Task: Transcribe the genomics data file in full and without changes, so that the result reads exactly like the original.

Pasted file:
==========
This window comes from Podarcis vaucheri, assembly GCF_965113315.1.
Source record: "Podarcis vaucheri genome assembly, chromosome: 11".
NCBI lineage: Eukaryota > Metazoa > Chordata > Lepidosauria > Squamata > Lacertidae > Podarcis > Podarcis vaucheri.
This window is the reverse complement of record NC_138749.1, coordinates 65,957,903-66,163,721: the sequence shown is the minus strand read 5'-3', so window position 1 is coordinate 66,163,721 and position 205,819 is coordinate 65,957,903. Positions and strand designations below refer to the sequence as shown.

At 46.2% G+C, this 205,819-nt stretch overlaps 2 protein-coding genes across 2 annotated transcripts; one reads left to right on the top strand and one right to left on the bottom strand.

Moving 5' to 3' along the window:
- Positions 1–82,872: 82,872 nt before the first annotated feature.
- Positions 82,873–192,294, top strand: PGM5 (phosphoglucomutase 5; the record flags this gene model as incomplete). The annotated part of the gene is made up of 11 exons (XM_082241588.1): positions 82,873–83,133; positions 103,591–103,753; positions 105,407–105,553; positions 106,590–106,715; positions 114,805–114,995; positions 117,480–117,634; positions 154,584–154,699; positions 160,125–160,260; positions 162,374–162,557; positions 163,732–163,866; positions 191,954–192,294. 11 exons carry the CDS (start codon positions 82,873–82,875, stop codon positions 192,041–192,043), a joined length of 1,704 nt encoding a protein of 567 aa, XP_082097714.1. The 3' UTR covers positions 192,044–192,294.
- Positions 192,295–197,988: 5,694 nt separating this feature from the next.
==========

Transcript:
This window comes from Podarcis vaucheri, assembly GCF_965113315.1.
Source record: "Podarcis vaucheri genome assembly, chromosome: 11".
NCBI lineage: Eukaryota > Metazoa > Chordata > Lepidosauria > Squamata > Lacertidae > Podarcis > Podarcis vaucheri.
This window is the reverse complement of record NC_138749.1, coordinates 65,957,903-66,163,721: the sequence shown is the minus strand read 5'-3', so window position 1 is coordinate 66,163,721 and position 205,819 is coordinate 65,957,903. Positions and strand designations below refer to the sequence as shown.

At 46.2% G+C, this 205,819-nt stretch overlaps 2 protein-coding genes across 2 annotated transcripts; one reads left to right on the top strand and one right to left on the bottom strand.

Moving 5' to 3' along the window:
- Positions 1–82,872: 82,872 nt before the first annotated feature.
- Positions 82,873–192,294, top strand: PGM5 (phosphoglucomutase 5; the record flags this gene model as incomplete). The annotated part of the gene is made up of 11 exons (XM_082241588.1): positions 82,873–83,133; positions 103,591–103,753; positions 105,407–105,553; positions 106,590–106,715; positions 114,805–114,995; positions 117,480–117,634; positions 154,584–154,699; positions 160,125–160,260; positions 162,374–162,557; positions 163,732–163,866; positions 191,954–192,294. 11 exons carry the CDS (start codon positions 82,873–82,875, stop codon positions 192,041–192,043), a joined length of 1,704 nt encoding a protein of 567 aa, XP_082097714.1. The 3' UTR covers positions 192,044–192,294.
- Positions 192,295–197,988: 5,694 nt separating this feature from the next.